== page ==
Fisher will accept his award and present his accomplishments to the public at the Massachusetts Institute of Technology during the second-annual EurekaFest, a multi-day celebration of the inventive spirit, June 25-28, presented by the Lemelson-MIT Program.
“By learning and understanding African societal needs and cultures firsthand, Fisher has harnessed the entrepreneurial drive of many Africans and empowered them with sustainable technological inventions,” noted Joshua Schuler, executive director of the Lemelson-MIT Program.
According to the United Nations, more than 40 percent of Africans live in poverty, subsisting on less than US$1 a day. As co-founder and CEO of the nonprofit social enterprise KickStart, Fisher develops and markets moneymaking tools such as low-cost, human-powered irrigation pumps that improve the lives of small-scale rural farmers -- the majority of the poor in sub-Saharan Africa.
“These poor rural farmers have one asset: a small plot of land; and one basic skill: farming. The best business they can pursue is irrigated farming,” Fisher explained. “Once they employ irrigation, the farmers can grow and sell high-value crops, like fruits and vegetables. They can grow year-round and reap four or five harvests, instead of waiting for the rain to grow a staple crop once or twice a year.”
Making a Difference with MoneyMaker Pumps
Among the tools and devices designed and produced by Fisher and the KickStart team, the greatest impact comes from their line of MoneyMaker manual irrigation pumps.
Inspired by a treadle pump used in Bangladesh and India, these pumps are distinguished by features, which include easy installment and maintenance, portability, and pressurization to facilitate irrigation on hillside landscapes.
The Super MoneyMaker Pump, the most widely used model of these pumps, can pull water from a source (such as a pond, lake, stream, or well) as deep as 30 feet below the pump. It can then pressurize the water and spray it continuously to a height over 40 feet above the pump. It can also push water through a hosepipe for as far as 1,000 feet on flat ground, and it has the ability to irrigate as much as two acres of land. It retails for about US$100, and its users are earning an average of US$1,000 profit per year.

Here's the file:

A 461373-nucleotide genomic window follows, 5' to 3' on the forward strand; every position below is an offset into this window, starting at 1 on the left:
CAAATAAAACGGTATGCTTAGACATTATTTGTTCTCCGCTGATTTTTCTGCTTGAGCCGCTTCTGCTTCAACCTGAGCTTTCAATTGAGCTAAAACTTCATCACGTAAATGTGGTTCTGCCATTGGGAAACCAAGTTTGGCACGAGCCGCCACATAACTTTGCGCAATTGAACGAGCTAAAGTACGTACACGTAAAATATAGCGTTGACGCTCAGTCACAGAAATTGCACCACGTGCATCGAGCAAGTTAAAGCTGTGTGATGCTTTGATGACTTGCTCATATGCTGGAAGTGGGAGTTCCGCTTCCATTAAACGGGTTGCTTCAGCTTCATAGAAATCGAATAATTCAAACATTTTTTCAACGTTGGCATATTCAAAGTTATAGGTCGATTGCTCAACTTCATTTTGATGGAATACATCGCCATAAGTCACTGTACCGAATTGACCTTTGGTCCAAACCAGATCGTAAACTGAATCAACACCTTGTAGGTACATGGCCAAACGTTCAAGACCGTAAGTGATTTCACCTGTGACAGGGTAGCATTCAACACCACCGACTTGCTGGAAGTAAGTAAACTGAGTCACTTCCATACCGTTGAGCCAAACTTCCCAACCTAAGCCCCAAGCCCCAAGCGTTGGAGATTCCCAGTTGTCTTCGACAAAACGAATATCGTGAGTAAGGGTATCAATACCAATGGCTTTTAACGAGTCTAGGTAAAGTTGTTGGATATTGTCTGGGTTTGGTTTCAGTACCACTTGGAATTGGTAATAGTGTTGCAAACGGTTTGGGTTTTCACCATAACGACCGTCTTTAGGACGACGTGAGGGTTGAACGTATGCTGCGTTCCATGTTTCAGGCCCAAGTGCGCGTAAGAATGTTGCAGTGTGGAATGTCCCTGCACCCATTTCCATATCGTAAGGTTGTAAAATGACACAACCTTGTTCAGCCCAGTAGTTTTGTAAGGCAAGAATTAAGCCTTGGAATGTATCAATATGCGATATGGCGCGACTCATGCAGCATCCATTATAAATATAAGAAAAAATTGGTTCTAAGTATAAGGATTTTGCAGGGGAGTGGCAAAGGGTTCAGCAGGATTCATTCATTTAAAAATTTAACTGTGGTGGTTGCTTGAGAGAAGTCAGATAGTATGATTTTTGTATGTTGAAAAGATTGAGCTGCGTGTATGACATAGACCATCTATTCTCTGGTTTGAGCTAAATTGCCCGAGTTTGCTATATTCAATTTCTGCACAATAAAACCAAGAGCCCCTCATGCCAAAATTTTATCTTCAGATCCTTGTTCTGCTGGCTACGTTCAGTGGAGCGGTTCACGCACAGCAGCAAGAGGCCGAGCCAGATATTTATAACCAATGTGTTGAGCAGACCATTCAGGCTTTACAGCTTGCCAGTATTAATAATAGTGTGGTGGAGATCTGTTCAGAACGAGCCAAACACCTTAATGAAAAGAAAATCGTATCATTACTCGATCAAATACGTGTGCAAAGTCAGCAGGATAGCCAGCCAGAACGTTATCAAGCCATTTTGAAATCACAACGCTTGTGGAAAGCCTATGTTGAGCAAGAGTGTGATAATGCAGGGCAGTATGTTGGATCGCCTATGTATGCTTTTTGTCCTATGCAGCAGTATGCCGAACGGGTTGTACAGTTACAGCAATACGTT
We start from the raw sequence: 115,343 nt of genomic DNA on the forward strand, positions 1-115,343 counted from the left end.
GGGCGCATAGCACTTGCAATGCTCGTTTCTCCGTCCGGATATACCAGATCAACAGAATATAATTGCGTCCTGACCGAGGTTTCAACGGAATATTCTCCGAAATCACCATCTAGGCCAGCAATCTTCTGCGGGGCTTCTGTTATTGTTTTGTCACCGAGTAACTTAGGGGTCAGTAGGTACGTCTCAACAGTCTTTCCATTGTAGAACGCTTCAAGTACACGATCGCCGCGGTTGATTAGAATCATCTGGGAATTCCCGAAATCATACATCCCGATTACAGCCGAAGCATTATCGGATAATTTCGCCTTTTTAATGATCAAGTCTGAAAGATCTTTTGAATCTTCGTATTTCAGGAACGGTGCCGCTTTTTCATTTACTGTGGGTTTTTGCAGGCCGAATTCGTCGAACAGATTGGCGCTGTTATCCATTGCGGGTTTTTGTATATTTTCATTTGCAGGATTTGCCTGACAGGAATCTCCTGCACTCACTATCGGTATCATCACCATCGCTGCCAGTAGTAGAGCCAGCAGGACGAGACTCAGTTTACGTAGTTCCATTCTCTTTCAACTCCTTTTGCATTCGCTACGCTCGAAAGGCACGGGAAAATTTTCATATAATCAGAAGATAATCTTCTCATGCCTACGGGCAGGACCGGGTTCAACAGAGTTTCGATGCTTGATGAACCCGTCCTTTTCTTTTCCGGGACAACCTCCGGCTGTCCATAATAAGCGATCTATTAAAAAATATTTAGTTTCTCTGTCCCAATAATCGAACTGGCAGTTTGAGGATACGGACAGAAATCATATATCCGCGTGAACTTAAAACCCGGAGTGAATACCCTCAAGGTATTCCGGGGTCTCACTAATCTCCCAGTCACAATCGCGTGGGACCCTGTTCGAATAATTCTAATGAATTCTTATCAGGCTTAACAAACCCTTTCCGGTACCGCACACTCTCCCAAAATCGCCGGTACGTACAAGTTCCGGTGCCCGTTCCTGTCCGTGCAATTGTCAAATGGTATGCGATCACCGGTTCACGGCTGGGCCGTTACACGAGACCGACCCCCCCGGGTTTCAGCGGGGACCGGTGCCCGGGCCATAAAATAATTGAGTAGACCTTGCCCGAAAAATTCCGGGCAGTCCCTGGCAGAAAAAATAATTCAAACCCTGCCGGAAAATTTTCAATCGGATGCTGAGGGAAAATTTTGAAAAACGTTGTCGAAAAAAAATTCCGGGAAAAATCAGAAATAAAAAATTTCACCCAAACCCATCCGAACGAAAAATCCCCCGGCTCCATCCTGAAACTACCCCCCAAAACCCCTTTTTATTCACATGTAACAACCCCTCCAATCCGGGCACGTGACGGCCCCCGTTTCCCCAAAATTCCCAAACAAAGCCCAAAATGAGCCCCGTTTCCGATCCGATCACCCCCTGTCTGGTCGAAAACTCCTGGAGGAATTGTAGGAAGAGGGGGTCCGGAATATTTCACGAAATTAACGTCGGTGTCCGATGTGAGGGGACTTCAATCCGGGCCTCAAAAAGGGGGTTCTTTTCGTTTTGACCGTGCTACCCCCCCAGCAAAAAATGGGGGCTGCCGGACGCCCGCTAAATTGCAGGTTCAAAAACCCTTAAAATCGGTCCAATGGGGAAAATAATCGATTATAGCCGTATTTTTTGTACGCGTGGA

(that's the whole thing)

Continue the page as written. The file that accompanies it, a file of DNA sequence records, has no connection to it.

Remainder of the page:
More recently, Fisher and his KickStart team invented the MoneyMaker Hip Pump, which is more affordable than the Super MoneyMaker Pump to lower barriers of entry to commercial irrigation. Unlike a treadle pump, its unique pivoted design allows the operator to pump water using his or her arms, legs, and body weight in an easy-to-use rocking motion. More than 4,300 farmers in Kenya, Tanzania, and Mali are already using this pump. The Hip Pump retails for about US$35; it can be used to irrigate over an acre of land, and its users are earning an average annual profit of US$650.
“The MoneyMaker pumps Martin designed are inspirational on many levels,” said award nominator David M. Kelley, IDEO chairman and founder of the Hasso Plattner Institute of Design at Stanford University. “The inventions are remarkable in the huge impacts they have had on poverty and the lives of hundreds of thousands of poor farmers in Africa. They are an exceedingly simple solution to a very complex problem.”
At present, nearly 62,000 small-scale farmers and entrepreneurs in Kenya, Tanzania and Mali are running profitable businesses by using MoneyMaker pumps. On average, farmers double or triple their annual net household incomes. Current pump users generate total new revenues equivalent to 0.6 percent of Kenya’s GDP, and 0.25 percent of Tanzania’s GDP.
In 1984, while a doctoral candidate in mechanical engineering at Stanford University, Fisher traveled to Peru where he first witnessed rural poverty. The experience motivated him to explore ways technology and engineering could be applied to alleviate poverty. After completing his degree he won a Fulbright Scholarship to study technology-oriented solutions for rural poverty in Kenya. Fisher went for 10 months and stayed for 17 years. As he worked on traditional development projects for the first five years, he became increasingly disillusioned by the lack of sustainable impacts on poverty. In collaboration with fellow development worker Nick Moon, Fisher established ApproTEC – the organization that would become KickStart.
“The vast majority of development is about
giving things away, and most development agencies see the poor as
victims asking for help,” Fisher explained. “At
KickStart, we have a very different opinion of them. We see them as
entrepreneurs. We see them as extremely hardworking people seeking the
opportunity to get out of poverty. ”